Plaintiffs suggest that Derek may not have voluntarily come into contact with the train. He may have become dizzy or disoriented, plaintiffs suggest, while waiting for the train to pass. Id. at 17. In this respect, plaintiffs invoke testimony from Conrail's own safety director, who opined that individuals "are putting their lives on the line when they get onto the railroad property." Id. But that is precisely the point. The settled law of this jurisdiction, which we are duly bound faithfully to follow, is squarely to the effect that the hazards of a moving train are so obvious that even a young child, if old enough to be at large, realizes "the risk involved in ... coming within the area made dangerous by it." Holland, 431 A.2d at 602. Judge Greene was therefore correct in abiding by Holland 's teaching and concluding, as do we, that "the law compels the conclusion that, if the railroad was negligent, plaintiff was guilty of contributory negligence, and that this circumstance ... prevents him from recovering." Foshee, 661 F.Supp. at 355.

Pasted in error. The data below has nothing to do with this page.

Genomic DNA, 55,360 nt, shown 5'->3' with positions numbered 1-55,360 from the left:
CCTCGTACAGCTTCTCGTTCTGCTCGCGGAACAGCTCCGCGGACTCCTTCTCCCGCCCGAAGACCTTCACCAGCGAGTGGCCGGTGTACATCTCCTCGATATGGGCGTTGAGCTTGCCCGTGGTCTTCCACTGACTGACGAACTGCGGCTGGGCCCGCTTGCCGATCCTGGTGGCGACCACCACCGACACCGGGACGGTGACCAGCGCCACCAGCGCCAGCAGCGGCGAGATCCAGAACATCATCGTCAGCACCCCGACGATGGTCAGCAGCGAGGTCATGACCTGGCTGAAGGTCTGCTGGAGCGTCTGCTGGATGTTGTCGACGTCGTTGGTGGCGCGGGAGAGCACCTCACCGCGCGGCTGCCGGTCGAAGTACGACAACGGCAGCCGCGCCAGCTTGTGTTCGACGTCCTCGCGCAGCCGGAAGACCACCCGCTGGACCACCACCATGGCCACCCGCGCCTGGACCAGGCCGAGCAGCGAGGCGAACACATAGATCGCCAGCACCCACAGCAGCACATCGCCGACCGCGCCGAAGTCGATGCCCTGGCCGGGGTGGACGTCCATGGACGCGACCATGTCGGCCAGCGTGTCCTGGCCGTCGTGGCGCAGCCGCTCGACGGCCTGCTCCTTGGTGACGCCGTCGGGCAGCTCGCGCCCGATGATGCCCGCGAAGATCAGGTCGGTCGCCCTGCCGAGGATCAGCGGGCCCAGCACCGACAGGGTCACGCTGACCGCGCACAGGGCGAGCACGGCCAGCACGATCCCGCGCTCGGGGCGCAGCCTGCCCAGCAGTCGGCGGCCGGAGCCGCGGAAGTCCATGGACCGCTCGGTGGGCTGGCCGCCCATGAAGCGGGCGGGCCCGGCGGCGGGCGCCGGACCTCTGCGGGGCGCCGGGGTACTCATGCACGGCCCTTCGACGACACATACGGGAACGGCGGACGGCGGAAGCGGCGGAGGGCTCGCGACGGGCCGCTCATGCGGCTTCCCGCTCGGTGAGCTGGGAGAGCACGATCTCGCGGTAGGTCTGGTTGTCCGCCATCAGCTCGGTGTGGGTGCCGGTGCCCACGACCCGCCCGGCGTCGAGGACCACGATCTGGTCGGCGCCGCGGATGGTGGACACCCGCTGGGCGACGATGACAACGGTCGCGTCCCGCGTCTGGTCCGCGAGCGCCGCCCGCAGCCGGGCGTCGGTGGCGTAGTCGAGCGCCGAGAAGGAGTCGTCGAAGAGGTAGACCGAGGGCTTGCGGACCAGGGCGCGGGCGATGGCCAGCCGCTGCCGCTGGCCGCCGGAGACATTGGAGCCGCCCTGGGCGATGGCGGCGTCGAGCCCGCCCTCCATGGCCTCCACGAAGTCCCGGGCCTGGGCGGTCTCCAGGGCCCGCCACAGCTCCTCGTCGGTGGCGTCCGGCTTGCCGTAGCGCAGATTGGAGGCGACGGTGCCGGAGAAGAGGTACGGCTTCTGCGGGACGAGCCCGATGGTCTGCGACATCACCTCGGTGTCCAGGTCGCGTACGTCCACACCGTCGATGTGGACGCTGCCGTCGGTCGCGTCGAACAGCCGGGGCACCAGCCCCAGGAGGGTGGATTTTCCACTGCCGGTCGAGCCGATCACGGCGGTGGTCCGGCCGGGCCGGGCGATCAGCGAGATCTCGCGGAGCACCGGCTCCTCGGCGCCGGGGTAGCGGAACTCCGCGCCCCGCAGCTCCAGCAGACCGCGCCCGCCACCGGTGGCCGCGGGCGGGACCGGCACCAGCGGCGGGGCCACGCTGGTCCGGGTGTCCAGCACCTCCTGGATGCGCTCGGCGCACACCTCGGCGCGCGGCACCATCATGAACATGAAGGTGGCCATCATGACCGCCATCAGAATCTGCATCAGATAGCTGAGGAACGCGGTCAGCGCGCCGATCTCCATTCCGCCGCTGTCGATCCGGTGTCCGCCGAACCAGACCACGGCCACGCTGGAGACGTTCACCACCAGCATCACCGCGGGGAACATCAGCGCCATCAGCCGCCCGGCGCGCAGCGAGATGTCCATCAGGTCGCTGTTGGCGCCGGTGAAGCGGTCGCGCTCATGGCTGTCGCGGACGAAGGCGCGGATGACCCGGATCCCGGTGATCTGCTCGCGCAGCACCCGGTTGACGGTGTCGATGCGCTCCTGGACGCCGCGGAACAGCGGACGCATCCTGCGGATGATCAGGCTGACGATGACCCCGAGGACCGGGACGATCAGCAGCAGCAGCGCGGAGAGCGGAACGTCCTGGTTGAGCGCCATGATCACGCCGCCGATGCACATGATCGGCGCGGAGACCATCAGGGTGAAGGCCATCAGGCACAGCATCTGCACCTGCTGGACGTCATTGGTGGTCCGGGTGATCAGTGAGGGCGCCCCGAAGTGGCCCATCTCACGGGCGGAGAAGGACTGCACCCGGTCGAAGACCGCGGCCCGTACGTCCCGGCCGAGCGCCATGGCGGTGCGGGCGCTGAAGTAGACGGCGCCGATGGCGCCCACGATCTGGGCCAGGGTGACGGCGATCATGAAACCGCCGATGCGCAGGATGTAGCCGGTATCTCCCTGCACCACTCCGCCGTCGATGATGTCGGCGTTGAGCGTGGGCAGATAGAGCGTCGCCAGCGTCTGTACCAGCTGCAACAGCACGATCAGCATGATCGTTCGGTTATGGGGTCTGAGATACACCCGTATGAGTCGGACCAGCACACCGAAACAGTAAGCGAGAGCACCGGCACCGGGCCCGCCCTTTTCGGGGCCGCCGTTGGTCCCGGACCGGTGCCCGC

WALD, Chief Judge, dissenting:
I agree with the majority that "daunting standards ... [must] be met before the considered judgment of the community's representatives may lawfully be displaced." See Majority Opinion at 658. I therefore dissent from affirmance of the district court judgment n.o.v. overturning the jury verdict for appellant Derek Christopher Foshee (Foshee), see Foshee v. Consolidated Rail Corp., 661 F.Supp. 350 (D.D.C.1987), who had been struck and seriously injured by a train operated by appellee Consolidated Rail Corporation (Conrail).